As COVID-19 began spreading rapidly in the U.S., doctor’s offices and clinics closed in-person visits to lower the risk of spreading the virus. In response, the use of telehealth skyrocketed. A survey of cancer programs from the Advisory Board showed telehealth provider visits were up 56%, and 98% of programs deployed telehealth to make outpatient visits virtual.
But as states begin to ease restrictions, clinics are reopening to provide non-emergent, non-COVID care. As you open your doors, it is imperative to make patients feel safe coming to their visit, so they can receive potentially life-saving screenings, guidance and care.
This is the second in a series of blog posts where we’ll share best practices and key learnings to operating genetics and high-risk cancer programs in the age of COVID-19. We started with how to engage patients in a virtual program. Here, we’ll cover how make patients feel safe as they come back into clinics for care.
Taking the Waiting out of Waiting Rooms
In a pre-COVID world, patients would complete paperwork, like the CancerIQ questionnaire, in the waiting area. But COVID reopening precautions have caused many clinics to close waiting room spaces or drastically reduce capacity so everyone can maintain a safe distance.
To comply with those recommendations, clinics may have patients fill out risk assessment questionnaires inside the exam room or ask them to complete it before coming in. Find more guidance from the American Medical Association’s guide to reopening.
Sanitizing or Shunning Shared Devices
Infection control protocols have always been of upmost importance in clinical settings. But patients may now be extra wary and less trusting that sanitation steps are occurring.
We recommend adding a high degree of visibility into the sanitation process. Several CancerIQ customers share they have started wiping down pens, clipboards and tablets right in front of patients.
Some patients may still feel uncomfortable handling a shared device, even for the short period of time it takes to complete the questionnaire. Fortunately, CancerIQ enables clinicians to deliver the risk assessment questionnaire in a variety of fashions. This can also help cut down on time spent in the waiting room. Here are three main methods our customers use for risk assessment completion:
· Email or patient portal delivery. This method has become popular as programs moved to virtual visits. Patients receive a link to the questionnaire via email or patient portal message and complete it prior to their appointment. This method completely removes the need for a shared device and also eliminates extra time patients would spend in the clinic, thus limiting the risk of spreading the novel coronavirus.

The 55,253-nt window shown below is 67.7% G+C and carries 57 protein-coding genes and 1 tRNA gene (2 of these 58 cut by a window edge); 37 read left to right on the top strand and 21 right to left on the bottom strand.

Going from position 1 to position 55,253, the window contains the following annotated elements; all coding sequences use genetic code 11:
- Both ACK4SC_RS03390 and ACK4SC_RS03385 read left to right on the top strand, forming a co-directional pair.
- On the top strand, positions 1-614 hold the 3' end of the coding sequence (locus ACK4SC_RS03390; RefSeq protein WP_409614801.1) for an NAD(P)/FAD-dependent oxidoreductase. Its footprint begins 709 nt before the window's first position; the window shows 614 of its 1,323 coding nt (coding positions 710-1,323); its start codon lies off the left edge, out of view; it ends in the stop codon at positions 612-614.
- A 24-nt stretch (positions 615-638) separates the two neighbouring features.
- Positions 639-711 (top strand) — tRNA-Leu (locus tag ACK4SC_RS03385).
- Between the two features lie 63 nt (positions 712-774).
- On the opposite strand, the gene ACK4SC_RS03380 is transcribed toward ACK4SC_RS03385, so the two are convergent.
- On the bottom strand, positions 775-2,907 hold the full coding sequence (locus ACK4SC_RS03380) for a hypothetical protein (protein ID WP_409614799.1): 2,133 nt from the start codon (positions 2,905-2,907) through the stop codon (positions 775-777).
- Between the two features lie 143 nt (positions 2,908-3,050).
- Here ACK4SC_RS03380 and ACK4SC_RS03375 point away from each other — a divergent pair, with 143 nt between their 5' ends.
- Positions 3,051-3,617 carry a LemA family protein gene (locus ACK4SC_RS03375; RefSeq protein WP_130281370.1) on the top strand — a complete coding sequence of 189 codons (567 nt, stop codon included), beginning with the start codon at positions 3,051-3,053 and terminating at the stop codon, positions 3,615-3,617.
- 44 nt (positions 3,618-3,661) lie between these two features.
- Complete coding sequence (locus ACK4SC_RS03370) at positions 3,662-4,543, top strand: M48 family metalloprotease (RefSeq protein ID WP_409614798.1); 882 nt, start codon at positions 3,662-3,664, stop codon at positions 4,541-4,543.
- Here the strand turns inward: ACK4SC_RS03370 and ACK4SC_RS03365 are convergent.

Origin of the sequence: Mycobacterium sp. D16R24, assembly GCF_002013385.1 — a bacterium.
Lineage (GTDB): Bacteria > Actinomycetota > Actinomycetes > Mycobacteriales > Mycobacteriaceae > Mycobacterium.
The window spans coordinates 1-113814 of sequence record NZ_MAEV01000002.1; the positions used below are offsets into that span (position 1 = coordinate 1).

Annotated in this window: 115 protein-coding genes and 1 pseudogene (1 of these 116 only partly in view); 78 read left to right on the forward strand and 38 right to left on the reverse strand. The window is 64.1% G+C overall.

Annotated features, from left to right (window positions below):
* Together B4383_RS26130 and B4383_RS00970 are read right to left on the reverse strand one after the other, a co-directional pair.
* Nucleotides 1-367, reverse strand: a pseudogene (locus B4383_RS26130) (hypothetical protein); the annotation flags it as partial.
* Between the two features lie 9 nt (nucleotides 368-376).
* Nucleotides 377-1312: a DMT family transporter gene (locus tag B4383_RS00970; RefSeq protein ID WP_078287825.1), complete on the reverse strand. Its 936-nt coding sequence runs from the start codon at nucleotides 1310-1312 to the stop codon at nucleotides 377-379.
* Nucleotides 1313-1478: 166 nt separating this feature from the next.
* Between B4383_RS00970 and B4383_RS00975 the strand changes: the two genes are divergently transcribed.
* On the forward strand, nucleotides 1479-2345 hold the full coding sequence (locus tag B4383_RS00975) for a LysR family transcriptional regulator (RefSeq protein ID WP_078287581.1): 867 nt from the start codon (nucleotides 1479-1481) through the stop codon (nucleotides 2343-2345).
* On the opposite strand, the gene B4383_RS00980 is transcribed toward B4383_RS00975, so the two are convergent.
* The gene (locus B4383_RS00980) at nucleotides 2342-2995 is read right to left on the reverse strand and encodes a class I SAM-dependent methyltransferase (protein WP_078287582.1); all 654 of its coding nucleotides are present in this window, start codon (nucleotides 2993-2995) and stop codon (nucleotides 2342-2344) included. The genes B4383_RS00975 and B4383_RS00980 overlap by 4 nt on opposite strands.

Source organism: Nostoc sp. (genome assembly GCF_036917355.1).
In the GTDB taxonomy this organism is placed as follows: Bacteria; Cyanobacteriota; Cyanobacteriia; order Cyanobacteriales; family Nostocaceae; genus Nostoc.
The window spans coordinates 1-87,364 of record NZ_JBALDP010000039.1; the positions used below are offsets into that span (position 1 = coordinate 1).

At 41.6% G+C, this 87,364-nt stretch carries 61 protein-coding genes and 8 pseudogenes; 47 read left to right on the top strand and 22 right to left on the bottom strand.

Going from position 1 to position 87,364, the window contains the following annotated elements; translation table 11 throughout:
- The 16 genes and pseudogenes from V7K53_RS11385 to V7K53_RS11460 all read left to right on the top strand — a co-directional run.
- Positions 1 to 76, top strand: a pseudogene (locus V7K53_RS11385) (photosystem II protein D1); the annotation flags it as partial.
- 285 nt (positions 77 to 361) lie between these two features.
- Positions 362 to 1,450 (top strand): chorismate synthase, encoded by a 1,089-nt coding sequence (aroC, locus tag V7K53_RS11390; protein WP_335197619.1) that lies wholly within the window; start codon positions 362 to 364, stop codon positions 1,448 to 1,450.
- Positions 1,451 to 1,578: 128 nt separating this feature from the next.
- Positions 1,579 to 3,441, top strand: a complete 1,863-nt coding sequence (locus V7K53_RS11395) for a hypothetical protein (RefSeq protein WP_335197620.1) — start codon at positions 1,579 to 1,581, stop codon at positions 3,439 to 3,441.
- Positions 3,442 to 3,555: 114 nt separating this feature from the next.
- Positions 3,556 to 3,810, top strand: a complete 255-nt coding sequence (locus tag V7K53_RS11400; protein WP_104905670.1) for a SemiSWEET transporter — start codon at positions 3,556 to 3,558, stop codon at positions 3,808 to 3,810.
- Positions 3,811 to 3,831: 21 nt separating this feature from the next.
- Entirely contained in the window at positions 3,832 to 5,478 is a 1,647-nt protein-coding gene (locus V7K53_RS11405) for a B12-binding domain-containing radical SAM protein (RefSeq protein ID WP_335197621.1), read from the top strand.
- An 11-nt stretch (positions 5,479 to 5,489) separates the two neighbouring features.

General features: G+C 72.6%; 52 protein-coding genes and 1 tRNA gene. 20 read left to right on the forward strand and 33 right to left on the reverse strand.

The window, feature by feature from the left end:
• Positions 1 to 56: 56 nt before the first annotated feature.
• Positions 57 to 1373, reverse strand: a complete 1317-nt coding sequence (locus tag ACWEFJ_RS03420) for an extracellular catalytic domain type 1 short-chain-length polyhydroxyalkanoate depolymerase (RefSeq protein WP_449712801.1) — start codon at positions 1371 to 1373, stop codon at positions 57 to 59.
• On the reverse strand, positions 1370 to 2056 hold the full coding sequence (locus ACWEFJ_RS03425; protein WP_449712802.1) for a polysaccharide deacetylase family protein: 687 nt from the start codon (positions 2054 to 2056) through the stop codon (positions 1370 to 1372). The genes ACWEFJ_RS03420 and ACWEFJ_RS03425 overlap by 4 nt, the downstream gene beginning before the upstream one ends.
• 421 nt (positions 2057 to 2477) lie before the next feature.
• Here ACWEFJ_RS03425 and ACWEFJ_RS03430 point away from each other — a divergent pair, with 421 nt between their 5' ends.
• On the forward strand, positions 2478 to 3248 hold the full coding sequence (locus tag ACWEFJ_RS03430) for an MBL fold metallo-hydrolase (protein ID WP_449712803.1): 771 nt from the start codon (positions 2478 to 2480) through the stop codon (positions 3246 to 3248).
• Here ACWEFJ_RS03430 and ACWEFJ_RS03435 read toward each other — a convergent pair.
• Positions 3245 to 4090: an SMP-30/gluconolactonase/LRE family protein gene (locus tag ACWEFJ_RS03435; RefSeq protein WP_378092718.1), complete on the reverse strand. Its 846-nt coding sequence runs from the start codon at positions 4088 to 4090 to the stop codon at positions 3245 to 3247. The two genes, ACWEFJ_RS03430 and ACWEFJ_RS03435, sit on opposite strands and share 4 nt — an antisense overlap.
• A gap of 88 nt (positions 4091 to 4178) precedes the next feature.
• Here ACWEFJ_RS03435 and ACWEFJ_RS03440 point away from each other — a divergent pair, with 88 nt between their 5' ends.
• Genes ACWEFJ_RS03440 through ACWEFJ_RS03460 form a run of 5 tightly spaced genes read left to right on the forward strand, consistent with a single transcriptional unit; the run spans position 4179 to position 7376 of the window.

· Clinician documentation. To completely eliminate the need for patients to use electronic devices, staff can verbally review the questionnaire with patients and document their responses. This does require more staff time and a highly engaged team to be effective. However, it may be good for offices concerned with patient compliance or used as a last resort for patients who did not record responses ahead of the appointment.
· Personal device within the clinic. We’ve worked with our customers to create a custom and engaging QR code infographic that, when scanned, will lead patients to easily access screening questionnaire on their own devices.
The infographic can be attached to the check-in desk, and front office staff can walk patients through how to use the QR code, eliminating the need for shared devices. It can also be emailed to patients in campaigns targeting screening initiatives or shared via social media.
If you are a current customer and would like a custom infographic made for your program click here.
If you are not a customer and are interested in a custom infographic and supportive screening platform for your program, click here.
Just because clinics are reopening for some in-person visits doesn’t mean they’re abandoning the telehealth programs put in place during the pandemic (read more about Adventist St Helena and how they have successfully incorporated telehealth.)
However, a critical concern we’ve heard from clinics serving a large Medicare population via telehealth is that patients can be overwhelmed by home instructions. Between multiple emails with paperwork, instructions on how to access the virtual appointment, adding a virtual cancer risk assessment can seem like one step too many.
To relieve this potential stressor, we recommend partnering with your risk assessment vendor to create an all-in-one email or add your survey link to pre-appointment check lists.
If that is not feasible, some offices have found it easier to have staff call patients ahead of time and complete the assessment over the phone. This can increase compliance and patient satisfaction.